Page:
“Concerning pretended robberies that Monsieur the Superintendent had committed; which is false,” added Philippe. “M. Fouquet rejected her offers with indignation, preferring the esteem of the King to all complicity with intriguers. Then Madame de Chevreuse sold the secret to M. Colbert; and as she is insatiable, and was not satisfied with having extorted a hundred thousand crowns from that clerk, she has sought still higher, and has endeavored to find still deeper springs. Is that true, Madame?”
“You know all, Sire,” said the Queen, more uneasy than irritated.
“Now,” continued Philippe, “I have good reason to dislike this fury, who comes to my court to plan the dishonor of some and the ruin of others. If God has suffered certain crimes to be committed, and has concealed them in the shade of his clemency, I will not permit Madame de Chevreuse to have the power to counteract the designs of God.”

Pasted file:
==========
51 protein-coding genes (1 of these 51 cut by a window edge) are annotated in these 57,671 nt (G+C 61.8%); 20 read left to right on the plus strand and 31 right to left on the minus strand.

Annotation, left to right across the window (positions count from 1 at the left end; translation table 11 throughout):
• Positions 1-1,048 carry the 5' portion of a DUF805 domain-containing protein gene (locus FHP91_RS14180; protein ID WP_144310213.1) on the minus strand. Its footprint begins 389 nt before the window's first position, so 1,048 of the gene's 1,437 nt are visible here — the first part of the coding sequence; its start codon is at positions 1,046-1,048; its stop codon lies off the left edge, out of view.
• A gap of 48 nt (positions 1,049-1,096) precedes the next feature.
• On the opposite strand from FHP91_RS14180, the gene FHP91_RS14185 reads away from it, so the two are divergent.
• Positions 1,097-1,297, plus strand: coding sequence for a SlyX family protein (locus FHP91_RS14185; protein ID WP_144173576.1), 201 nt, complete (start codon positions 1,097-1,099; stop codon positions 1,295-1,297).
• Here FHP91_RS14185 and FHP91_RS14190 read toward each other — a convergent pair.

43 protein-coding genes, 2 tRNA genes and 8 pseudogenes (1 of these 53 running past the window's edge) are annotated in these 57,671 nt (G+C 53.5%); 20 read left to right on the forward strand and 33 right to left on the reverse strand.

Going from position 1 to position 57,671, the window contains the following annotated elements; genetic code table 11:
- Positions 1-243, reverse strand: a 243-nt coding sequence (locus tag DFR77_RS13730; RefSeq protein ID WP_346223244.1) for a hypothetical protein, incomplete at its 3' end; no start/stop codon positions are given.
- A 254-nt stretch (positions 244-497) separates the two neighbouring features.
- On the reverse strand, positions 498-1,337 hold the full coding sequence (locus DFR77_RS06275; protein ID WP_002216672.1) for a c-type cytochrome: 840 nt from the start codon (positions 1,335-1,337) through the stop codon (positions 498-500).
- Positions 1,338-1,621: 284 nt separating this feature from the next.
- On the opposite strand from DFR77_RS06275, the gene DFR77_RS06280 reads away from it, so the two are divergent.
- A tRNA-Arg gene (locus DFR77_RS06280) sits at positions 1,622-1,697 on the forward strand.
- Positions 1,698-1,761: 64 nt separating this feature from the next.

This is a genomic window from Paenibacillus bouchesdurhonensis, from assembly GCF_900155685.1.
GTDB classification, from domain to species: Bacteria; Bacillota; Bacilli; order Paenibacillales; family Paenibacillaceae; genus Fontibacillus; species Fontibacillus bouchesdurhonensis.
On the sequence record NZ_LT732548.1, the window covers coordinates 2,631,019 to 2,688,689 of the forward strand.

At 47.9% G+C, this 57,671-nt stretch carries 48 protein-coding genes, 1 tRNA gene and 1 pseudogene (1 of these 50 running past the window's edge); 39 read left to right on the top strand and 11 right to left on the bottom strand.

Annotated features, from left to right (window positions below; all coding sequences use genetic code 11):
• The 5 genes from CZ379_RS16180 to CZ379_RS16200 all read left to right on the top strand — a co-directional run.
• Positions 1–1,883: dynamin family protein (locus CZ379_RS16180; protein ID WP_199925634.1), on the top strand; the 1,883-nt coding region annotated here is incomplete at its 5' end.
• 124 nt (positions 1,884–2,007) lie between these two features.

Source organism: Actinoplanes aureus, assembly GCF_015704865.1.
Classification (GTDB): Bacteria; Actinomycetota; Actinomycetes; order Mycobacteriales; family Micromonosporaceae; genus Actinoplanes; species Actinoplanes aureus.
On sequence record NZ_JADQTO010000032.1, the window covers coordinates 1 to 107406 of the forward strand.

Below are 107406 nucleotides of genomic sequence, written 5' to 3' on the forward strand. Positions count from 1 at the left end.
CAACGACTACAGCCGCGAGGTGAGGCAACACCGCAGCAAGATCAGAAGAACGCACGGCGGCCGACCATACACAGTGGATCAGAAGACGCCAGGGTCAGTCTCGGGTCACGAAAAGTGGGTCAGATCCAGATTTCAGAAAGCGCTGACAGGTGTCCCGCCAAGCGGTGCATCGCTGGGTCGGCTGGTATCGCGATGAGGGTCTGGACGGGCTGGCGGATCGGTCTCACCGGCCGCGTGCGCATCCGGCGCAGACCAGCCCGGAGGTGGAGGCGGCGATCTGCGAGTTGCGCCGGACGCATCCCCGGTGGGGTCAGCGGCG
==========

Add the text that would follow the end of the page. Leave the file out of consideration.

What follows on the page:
The latter part of this speech had so agitated the Queen-Mother that her son had pity on her. He took her hand and kissed it tenderly; she did not perceive that in that kiss, given in spite of repulsions and bitternesses of the heart, there was a pardon for eight years of horrible suffering. Philippe allowed the silence of a moment to swallow the emotions that had just developed themselves. Then, with a cheerful smile, “We will not go to-day,” said he; “I have a plan.” And turning towards the door, he hoped to see Aramis, whose absence began to alarm him. The Queen-Mother wished to leave the room.
“Remain, Mother,” said he; “I wish you to make your peace with M. Fouquet.”
“I bear no ill-will towards M. Fouquet; I only dreaded his prodigalities.”
“We will put that to rights, and will take nothing of the superintendent but his good qualities.”